Prechter clearly explains the deflationary view which is similar to mine. Being a Goldmoney sponsored event, Prechter goes easy on the anti-gold argument. He ultimately thinks it goes to $400-500 or so after this deflationary wave completes itself in the next few years. Only then would it be the time to buy gold/silver as he describes in his newsletters.When it comes to gold prognostication, there is not better poster-child for FAIL than Prechter
. It amazes me that he has the balls to utter the word at this time.
Yes, on gold he's laughably wrong; at least he's consistent about it and is also a signal for when to sell 10% of my holdings
On overwhelming deflation, he'll be right... eventually.
Early on, Prechter states that he thinks it would be a different situation if governments were dictatorships. Cue the NDAA and changes to the EU constitution. Dictatorial powers have effectively been granted to the collective leadership at the highest levels in both the EU and US. I'm not as aware of such legislation in Japan or other western nations, though there has been plenty to be concerned about from the bits I've read.
The Greek debt has effectively been defaulted on, but that hasn't eliminated confidence
in the Euro as a currency. Paper is still viewed as legitimate when it is the core of the problem. This debt supporting paper currencies is what thins the entire structure until it's too weak to stand on its own. However, even after the collapse is underway, familiarity with fiat can sustain the illusion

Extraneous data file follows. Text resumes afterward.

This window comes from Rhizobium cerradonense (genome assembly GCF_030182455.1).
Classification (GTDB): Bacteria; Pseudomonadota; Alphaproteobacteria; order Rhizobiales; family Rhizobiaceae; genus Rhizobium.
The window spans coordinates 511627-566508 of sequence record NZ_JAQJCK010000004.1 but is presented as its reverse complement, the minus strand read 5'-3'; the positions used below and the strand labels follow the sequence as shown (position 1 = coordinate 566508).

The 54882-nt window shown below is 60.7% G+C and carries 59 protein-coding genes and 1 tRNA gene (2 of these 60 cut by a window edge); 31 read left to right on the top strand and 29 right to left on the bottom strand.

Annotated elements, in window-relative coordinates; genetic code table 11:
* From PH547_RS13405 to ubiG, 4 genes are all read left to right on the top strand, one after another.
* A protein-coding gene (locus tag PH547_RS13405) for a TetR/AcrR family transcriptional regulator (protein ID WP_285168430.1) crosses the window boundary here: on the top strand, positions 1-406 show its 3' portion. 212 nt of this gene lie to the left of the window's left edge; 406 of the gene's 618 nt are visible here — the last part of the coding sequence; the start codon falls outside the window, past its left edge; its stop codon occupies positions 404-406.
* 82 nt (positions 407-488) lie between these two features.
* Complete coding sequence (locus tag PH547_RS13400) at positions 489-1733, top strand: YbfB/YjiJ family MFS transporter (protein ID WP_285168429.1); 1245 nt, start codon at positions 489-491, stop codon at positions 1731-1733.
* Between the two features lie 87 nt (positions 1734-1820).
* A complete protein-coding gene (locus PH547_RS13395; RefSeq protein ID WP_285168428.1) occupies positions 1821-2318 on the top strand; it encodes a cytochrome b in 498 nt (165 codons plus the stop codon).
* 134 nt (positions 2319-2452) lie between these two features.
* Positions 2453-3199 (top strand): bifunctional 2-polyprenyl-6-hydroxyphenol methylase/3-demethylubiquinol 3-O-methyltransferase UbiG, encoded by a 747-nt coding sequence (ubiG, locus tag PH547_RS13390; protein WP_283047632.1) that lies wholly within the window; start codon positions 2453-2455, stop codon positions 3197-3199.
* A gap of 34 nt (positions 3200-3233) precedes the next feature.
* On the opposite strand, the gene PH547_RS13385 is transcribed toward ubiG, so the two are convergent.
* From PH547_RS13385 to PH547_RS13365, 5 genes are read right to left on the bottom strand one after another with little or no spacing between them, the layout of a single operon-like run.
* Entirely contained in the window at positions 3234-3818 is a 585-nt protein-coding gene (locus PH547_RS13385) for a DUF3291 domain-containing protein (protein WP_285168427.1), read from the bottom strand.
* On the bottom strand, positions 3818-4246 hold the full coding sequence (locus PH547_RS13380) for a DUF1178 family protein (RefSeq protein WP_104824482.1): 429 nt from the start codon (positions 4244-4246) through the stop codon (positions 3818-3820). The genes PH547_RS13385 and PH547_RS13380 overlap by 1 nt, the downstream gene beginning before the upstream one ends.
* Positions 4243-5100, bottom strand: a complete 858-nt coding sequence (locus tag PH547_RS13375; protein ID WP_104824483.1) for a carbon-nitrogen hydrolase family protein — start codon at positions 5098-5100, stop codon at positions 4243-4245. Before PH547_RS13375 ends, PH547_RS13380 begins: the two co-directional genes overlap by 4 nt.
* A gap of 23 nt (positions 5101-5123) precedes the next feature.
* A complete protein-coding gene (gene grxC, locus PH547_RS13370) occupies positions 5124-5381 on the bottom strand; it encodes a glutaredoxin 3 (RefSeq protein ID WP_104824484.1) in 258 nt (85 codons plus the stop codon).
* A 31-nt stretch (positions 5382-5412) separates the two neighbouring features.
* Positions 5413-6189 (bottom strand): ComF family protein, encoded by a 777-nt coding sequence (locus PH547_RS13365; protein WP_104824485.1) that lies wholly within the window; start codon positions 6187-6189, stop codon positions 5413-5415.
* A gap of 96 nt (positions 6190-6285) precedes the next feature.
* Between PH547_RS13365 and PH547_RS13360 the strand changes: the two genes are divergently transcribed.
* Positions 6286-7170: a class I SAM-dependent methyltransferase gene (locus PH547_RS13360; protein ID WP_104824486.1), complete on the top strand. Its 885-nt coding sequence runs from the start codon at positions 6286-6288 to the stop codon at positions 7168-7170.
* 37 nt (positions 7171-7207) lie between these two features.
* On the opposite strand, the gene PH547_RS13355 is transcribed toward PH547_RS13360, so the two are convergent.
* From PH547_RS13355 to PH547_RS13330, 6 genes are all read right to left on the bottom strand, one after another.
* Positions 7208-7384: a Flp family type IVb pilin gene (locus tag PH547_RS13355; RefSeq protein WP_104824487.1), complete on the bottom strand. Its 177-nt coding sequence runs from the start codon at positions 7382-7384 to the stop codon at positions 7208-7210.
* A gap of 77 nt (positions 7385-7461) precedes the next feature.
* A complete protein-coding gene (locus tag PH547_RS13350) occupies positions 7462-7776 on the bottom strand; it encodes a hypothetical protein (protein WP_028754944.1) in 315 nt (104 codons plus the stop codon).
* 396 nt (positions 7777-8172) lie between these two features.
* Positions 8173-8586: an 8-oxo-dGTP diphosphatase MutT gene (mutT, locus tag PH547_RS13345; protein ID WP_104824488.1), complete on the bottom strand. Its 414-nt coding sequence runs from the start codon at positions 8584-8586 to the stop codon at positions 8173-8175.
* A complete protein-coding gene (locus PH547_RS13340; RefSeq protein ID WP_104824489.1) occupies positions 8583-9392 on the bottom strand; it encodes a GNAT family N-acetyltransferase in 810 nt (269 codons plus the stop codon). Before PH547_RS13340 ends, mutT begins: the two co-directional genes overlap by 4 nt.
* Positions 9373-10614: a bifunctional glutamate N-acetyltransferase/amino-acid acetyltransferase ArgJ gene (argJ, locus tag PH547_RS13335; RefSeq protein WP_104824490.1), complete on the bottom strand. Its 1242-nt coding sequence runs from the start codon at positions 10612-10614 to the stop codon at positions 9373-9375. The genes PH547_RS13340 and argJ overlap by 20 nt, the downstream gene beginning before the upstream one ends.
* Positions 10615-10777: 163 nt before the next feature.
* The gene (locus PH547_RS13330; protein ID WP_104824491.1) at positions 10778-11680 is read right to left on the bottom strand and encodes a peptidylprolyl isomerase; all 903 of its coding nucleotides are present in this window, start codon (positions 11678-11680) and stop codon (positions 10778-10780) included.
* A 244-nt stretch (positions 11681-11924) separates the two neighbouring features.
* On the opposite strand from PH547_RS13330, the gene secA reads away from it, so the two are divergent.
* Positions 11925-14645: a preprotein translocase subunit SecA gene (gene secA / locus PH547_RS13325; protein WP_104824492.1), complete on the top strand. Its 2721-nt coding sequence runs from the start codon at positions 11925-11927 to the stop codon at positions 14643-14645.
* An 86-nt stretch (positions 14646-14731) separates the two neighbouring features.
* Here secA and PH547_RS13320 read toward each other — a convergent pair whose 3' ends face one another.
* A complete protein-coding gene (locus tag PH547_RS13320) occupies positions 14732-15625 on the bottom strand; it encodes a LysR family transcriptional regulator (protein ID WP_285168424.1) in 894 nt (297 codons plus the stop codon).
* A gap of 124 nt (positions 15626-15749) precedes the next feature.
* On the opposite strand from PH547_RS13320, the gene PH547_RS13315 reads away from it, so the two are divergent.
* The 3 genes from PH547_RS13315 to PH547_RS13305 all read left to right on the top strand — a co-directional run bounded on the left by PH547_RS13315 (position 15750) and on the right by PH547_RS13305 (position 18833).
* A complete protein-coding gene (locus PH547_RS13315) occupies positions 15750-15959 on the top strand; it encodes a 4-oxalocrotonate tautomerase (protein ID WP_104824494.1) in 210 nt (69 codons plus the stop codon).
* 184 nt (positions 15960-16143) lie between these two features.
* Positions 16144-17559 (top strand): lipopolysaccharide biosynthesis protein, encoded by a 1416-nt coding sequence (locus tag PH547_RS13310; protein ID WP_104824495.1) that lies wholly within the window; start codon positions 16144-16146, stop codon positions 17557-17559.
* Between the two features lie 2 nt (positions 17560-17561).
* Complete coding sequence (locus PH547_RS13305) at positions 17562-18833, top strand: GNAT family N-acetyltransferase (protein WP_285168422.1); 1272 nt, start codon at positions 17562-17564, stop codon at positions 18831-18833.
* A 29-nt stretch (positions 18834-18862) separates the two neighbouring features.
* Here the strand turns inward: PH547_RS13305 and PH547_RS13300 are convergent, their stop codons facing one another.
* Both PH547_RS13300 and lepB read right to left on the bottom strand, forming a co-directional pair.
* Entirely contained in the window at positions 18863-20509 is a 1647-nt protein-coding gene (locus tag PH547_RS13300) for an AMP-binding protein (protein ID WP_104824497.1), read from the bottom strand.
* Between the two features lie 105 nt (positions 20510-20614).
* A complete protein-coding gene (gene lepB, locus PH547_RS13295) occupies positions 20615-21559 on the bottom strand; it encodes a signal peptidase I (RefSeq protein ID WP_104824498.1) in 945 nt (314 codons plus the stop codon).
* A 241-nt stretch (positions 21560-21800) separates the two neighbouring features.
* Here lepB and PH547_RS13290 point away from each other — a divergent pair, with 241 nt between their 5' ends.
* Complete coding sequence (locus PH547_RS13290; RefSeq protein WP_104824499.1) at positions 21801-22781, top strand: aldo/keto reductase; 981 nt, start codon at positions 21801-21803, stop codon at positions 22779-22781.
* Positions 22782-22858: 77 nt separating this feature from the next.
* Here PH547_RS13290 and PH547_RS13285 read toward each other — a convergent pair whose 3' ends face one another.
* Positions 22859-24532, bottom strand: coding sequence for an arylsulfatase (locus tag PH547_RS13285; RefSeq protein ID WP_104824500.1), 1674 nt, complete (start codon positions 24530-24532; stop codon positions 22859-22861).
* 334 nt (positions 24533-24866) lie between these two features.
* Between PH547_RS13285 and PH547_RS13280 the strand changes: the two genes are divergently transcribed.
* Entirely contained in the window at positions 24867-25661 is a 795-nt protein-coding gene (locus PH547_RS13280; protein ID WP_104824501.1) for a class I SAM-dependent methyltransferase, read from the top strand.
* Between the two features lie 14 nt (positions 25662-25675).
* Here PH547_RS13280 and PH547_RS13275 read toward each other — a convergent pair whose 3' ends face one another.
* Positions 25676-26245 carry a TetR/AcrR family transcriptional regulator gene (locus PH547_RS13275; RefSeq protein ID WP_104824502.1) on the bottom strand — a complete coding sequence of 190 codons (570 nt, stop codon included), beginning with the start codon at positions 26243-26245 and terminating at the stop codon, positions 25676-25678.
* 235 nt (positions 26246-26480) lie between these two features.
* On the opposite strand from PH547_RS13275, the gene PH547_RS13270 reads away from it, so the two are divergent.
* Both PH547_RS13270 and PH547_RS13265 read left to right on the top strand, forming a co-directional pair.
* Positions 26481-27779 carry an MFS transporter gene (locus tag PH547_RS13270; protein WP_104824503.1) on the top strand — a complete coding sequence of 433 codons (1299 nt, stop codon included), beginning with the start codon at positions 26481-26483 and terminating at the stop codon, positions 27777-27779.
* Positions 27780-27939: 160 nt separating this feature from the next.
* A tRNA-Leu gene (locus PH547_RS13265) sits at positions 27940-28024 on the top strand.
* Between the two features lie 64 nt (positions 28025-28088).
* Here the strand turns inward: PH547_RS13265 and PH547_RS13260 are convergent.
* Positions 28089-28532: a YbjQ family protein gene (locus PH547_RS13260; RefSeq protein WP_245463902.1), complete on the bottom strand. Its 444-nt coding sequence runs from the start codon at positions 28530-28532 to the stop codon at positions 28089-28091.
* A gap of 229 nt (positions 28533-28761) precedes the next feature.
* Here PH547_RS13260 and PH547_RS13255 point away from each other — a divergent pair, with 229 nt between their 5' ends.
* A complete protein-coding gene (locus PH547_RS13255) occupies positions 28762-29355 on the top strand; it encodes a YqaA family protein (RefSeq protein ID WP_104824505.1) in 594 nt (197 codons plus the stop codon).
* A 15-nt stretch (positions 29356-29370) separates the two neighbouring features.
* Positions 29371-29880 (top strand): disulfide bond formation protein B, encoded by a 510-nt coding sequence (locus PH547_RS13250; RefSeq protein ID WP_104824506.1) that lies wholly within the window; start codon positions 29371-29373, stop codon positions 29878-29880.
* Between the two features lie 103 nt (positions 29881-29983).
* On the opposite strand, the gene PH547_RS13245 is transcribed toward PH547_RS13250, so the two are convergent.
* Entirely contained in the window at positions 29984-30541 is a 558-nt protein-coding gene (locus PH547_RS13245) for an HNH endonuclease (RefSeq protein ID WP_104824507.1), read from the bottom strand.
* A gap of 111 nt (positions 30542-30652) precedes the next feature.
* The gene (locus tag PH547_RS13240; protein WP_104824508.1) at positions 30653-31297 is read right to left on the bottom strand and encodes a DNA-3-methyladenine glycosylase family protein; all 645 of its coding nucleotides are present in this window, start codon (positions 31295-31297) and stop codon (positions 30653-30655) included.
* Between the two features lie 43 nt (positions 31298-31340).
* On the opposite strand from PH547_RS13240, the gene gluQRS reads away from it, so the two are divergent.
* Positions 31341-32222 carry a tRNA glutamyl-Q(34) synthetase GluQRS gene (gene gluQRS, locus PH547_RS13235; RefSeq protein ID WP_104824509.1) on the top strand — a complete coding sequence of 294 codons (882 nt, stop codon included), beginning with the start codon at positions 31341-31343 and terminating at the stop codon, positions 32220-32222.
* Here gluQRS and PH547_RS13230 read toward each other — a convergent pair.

while gold continues rising.
Banks, like the cliff climbing analogy I used earlier, will keep going until the system is at a point of complete failure before deploying their golden parachute. Once they do that, it means the status quo is being upended. Human collectives are incredibly resilient and stubborn even under extreme duress - what we've seen so far has been getting close to an enormous breaking point, but it's still a ways off.
There are some good things that he points out:
"You don't want stocks, you don't want bonds..."
"The great buying opportunities have occurred after debt collapses..."
From 18-20 minutes
in, what Prechter says is absolutely correct:
"It [gold] allows a person to escape a debt-based money system. And even though currency values are going to fluctuate wildly, which will appear to be gold fluctuating wildly, but it won't be... as long as you have a pure money option, you could just opt-out and say 'I'm not going to play, and I don't want to be a speculator and try to figure it all out.'"
Beating HFT is a heart-attack waiting to happen. On your scales, playing the turns is great until the rules are changed overnight. There could be another MF Global on Monday, or worse - a bank holiday. Without gold, Bitcoin, or a select few other assets, capital controls could castrate you. Discarding the phyzzz means you have one less option when there are so few to begin with.
In the discussion about GoldMoney, the entire notion of being able to manage your physical metal assets easily and efficiently without having to carry it around touched on the very mechanism by which gold is headed toward reintegration with the monetary system. During that process, gold reasserts its function as money and stands with currencies - the only one that can't be directly mismanaged by authorities, and the only currency that rises when all of the others are falling (notable exceptions being Bitcoin, silver, etc).